A Pomegranate for Persephone

By Dante Gabriel Rossetti

It is assumed with some authority that Western women living in the twenty-first century have more options in their reproductive lives than at any time in history.

But is this true?

With regard to antiquity, is it possible that women living in hyper-patriarchal ancient Greece had as much contraceptive control as Western women do nowadays? Well, in short, it’s very possible. Moreover, recent scholarship from the era has uncovered that women may, in fact, have had more agency in reproductive matters than previously believed.

As background to this story, it is important to remember that during the Neolithic age (10,000-2900 BCE) women were responsible for ushering in the advent of agriculture. While men were off on their hunting expeditions, women focused on foraging, leading them to the cultivation of seeds and vegetation which ultimately became humankind’s principal foods.

A Pomegranate for Persephone

Because of this gender specialization, women acquired an expertise in the use of plants, which were not only appropriated for sustenance, but also for their medicinal properties… properties that men were typically not privy to.  As such, it should come as no surprise that women used this proficiency to control their reproductive lives.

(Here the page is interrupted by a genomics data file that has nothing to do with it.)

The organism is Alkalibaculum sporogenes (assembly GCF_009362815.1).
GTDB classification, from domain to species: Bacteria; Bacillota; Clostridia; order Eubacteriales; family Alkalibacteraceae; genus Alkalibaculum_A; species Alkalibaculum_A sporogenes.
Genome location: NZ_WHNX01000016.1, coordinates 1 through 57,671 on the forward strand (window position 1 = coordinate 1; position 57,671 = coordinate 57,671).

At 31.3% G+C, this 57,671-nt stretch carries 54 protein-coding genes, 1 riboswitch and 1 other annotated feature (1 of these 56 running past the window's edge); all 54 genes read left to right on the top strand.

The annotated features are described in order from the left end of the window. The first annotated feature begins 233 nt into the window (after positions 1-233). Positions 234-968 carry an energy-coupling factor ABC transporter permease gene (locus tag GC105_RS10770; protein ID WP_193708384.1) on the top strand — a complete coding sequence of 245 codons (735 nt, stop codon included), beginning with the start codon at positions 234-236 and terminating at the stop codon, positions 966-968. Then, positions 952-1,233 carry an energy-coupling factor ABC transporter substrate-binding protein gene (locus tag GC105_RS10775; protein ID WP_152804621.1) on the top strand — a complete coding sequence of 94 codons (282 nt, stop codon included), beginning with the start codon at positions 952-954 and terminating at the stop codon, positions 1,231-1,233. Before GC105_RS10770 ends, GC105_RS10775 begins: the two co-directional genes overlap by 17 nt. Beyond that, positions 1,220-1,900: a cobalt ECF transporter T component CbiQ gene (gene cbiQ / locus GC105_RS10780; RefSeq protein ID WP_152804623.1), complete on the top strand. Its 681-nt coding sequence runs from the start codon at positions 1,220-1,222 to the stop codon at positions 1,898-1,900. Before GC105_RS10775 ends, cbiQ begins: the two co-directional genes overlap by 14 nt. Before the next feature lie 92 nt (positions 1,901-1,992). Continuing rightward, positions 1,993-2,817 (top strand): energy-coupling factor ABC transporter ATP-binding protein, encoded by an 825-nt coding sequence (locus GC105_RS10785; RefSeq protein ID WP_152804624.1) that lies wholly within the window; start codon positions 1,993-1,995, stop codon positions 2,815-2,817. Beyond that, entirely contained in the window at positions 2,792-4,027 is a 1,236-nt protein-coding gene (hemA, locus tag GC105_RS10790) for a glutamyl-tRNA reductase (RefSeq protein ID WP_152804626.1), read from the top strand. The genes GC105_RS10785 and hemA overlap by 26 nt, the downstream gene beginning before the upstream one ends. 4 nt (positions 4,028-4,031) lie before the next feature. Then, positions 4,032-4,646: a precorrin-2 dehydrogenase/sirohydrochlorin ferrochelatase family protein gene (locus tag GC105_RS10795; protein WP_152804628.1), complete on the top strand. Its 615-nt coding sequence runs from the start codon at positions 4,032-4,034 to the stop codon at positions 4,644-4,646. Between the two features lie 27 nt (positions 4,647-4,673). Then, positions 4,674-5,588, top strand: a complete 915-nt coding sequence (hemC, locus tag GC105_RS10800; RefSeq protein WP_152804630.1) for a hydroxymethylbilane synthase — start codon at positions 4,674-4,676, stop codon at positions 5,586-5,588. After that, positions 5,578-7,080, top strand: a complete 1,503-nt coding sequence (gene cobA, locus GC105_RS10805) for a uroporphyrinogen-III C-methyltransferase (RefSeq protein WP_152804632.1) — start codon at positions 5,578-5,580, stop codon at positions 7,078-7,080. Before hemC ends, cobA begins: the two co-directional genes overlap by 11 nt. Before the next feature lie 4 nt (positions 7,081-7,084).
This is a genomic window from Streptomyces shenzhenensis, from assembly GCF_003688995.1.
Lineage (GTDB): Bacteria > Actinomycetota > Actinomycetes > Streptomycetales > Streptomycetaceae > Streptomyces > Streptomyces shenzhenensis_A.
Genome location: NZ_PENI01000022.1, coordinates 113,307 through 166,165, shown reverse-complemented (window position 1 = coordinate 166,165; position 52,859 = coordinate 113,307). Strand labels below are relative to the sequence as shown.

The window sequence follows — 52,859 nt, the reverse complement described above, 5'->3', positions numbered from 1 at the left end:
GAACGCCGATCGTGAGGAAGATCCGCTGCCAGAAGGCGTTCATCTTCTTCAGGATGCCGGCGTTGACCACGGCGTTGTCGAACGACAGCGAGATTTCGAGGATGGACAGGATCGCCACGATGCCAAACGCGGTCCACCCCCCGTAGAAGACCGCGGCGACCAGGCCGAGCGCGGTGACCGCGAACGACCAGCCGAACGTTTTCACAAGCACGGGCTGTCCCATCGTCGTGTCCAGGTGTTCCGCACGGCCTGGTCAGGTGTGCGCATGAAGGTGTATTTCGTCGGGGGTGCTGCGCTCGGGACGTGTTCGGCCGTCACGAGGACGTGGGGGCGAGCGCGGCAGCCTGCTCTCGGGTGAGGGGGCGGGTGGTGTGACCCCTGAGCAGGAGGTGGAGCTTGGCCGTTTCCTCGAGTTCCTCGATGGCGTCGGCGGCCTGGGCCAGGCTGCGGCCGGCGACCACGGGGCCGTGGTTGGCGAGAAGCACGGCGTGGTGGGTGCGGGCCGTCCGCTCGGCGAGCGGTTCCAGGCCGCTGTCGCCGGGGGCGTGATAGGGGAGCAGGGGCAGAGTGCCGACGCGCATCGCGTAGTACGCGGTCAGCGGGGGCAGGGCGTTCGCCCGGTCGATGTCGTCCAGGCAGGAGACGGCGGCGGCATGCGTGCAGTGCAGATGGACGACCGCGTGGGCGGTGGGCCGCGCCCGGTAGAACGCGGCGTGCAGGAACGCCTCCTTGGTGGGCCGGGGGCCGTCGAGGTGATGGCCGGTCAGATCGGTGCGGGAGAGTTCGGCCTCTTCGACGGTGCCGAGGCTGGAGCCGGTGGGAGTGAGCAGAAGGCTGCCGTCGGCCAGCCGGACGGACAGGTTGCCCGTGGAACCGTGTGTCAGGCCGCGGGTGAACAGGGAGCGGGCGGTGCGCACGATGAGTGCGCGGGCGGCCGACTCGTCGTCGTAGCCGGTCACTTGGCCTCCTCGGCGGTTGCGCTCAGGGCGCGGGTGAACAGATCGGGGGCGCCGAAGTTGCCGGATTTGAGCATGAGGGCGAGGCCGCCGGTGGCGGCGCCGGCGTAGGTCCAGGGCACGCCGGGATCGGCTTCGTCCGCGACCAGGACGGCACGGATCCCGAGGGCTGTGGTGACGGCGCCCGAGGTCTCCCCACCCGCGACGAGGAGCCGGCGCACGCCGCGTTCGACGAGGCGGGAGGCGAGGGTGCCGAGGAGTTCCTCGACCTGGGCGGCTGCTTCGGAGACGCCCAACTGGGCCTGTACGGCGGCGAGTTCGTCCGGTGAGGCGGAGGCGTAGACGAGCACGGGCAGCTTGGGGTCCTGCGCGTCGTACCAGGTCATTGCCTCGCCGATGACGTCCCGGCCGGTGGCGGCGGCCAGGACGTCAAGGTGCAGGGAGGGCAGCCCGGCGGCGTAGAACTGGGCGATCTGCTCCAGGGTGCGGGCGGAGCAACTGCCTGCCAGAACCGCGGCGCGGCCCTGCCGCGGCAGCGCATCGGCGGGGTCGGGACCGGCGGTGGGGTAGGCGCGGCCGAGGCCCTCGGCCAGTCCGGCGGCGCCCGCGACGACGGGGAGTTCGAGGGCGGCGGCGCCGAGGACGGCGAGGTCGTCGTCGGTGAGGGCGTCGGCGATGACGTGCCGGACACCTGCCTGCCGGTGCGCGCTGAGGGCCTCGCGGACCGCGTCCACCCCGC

Which takes us to ancient Greece…

Many scholars have argued that the participants in the Thesmophoria, a feminine fertility festival, determined their own reproductive health via the use of plants. Archaeological findings and literary evidence reveal that through their expert utilization of different vegetation, women could manage every facet of their feminine well being, including menstruation, conception, abortion, delivery, lactation and menopause.

A Pomegranate for Persephone

Because of the tight, feminine community that formed around the cult of Demeter, participants could then safely share information they had acquired on both vegetable and human reproduction. It was within this community that they could impart their sophisticated knowledge on the use of plants to either encourage or discourage various stages of reproduction.

Meanwhile, the citizen men of ancient Greece stood back and paid for the fertility festival. Indubitably in their eyes, the procreation of citizen males was vital for the health of the patriarchy, in order to ensure a lasting legacy. Moreover, the androcentric powers needed manpower to maintain their military endeavors.

Therefore, in an effort to encourage fertility and support their interests, the ancient Greek males supported the Thesmophoria.

Is it possible, however, that the female participants had a different mindset about the festival?

Although citizen males wanted legitimate heirs, ultimately it may have been the women who decided—through their expertise in plants—how fertile they cared to be. For all its patriarchal fervor, controlling the growth of the populace within each city-state may have been left to the caprices of the ‘weaker’ sex.